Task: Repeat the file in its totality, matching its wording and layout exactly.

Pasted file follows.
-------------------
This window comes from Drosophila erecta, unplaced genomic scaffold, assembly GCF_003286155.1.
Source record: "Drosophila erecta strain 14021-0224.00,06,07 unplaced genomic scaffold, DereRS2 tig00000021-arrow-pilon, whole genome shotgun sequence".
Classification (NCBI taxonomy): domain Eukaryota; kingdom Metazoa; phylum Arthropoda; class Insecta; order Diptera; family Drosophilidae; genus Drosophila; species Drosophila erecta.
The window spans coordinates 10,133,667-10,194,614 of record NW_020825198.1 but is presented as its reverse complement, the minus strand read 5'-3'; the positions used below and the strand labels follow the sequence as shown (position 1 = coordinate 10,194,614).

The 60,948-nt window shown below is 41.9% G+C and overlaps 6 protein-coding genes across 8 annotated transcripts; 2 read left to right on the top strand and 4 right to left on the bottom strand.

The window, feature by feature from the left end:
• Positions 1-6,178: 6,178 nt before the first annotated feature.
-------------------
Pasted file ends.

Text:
This window comes from Drosophila erecta, unplaced genomic scaffold, assembly GCF_003286155.1.
Source record: "Drosophila erecta strain 14021-0224.00,06,07 unplaced genomic scaffold, DereRS2 tig00000021-arrow-pilon, whole genome shotgun sequence".
Classification (NCBI taxonomy): domain Eukaryota; kingdom Metazoa; phylum Arthropoda; class Insecta; order Diptera; family Drosophilidae; genus Drosophila; species Drosophila erecta.
The window spans coordinates 10,133,667-10,194,614 of record NW_020825198.1 but is presented as its reverse complement, the minus strand read 5'-3'; the positions used below and the strand labels follow the sequence as shown (position 1 = coordinate 10,194,614).

The 60,948-nt window shown below is 41.9% G+C and overlaps 6 protein-coding genes across 8 annotated transcripts; 2 read left to right on the top strand and 4 right to left on the bottom strand.

The window, feature by feature from the left end:
• Positions 1-6,178: 6,178 nt before the first annotated feature.